California road-trip 2013 : Day 1, south, north, south

Just spent a week in Austin, Texas on a business trip, that I might also describe as a teaching and learning trip.  I was down at SailPoint, learning all about their enterprise identity management product called IdentityIQ. That whole trip deserves a blog of it’s own, so I’ll focus here on the family-vacation.

The flight back from the USA went fairly smooth : AUS to SFO to YYJ.  The transfer in San Francisco was a little tight, with only 40 minutes between landing and take-off.  My bags made it, and so did I, into YYJ at 11:40 PM or so.  Shared a cab into downtown, so home shortly after midnight.

Just enough time to put on some laundry, and re-pack the bags.  Also did some household chores, and hit the sack at 3:30 AM or so.

Managed to rise about 5:30 AM to put the dog out, and then decided to stay up and keep packing.  Oh yah, needed a trip to the bank downtown, and the grocery store for last minute pickups.  Not feeling too bad after that nap, but I’m sure it would catch up with me later.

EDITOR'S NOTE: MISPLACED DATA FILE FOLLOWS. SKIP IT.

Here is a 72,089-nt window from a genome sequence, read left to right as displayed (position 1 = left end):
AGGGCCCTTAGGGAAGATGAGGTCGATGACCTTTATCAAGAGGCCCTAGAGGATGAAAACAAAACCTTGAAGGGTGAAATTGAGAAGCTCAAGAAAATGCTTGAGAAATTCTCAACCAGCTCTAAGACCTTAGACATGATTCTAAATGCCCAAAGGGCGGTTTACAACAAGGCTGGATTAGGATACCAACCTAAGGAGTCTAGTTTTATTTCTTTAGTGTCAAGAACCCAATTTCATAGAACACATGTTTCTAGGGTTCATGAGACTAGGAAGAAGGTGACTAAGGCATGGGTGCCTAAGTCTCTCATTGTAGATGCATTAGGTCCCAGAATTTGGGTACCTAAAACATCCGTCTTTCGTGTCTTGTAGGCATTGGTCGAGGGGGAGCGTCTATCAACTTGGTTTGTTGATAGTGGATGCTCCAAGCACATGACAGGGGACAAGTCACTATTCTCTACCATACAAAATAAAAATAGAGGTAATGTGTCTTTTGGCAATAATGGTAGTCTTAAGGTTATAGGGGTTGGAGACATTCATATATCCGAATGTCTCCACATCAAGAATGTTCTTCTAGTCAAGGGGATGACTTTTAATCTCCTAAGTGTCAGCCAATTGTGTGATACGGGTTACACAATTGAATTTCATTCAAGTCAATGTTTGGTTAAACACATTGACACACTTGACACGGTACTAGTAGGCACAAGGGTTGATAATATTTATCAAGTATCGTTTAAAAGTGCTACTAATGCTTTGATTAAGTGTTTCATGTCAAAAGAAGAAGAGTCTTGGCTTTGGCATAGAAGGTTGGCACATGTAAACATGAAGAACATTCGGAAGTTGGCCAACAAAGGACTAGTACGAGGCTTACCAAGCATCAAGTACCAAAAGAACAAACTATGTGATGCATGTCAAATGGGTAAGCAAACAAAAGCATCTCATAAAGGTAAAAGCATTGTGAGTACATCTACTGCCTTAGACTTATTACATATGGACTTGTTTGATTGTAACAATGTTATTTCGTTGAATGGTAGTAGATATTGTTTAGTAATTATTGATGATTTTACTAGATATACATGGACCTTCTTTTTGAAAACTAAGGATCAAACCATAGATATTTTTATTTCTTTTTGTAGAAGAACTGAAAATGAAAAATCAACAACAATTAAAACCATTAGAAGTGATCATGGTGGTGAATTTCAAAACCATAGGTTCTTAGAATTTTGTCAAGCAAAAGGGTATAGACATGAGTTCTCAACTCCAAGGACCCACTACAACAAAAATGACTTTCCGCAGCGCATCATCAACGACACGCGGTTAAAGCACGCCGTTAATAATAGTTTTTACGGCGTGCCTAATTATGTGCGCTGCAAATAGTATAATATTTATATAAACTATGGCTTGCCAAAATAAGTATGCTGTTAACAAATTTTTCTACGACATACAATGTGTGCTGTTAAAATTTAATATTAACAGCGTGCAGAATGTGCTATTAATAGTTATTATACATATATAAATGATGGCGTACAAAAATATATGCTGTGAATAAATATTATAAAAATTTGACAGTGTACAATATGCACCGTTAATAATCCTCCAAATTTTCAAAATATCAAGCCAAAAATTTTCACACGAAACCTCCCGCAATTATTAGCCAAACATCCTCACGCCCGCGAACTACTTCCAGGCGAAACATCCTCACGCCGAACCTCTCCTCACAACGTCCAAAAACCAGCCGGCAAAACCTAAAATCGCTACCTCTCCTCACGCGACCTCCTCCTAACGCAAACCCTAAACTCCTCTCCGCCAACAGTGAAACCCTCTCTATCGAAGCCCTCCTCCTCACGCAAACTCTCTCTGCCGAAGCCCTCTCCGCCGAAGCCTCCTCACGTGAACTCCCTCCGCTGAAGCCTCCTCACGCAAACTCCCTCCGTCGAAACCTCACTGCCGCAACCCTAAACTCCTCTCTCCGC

Managed to pack the fam into the van, and arrive at the COHO dock around 9:20 AM to secure our reservation.  Full-on sunshine for the trip south, and we spent most of the voyage on the outer-decks running up and down the length of the ship.  Kids with beans for sure.

Quick stop in Port Angeles for groceries, then a gas-up just past Sequim.  The usual stop at Hoodsport Coffee for ice creams, and americano.  I see they have a sign in their window : Thinking of Retirement – Business for Sale.

We ended up in Vancouver, WA, slightly east of downtown at the Best Western.  The indoor pool and hot-tub did the trick for an hour or so after we landed.

The fatigue never really caught up with me, and we had a pretty good trip down the 101 and the I-5.  Onward, and southward tomorrow!


Hangin at the beach

Long weekend, sunshine, and sand. Here we are at the beach, making like it is summertime.  Ok, so more like spring-time in BC, and it is a hot day.  And, while I was down at the beach, I posted this entry using the WP app for iPhone – pretty slick I say – something I’ve wanted since oh, 2003 or so – real device-based blog-authoring.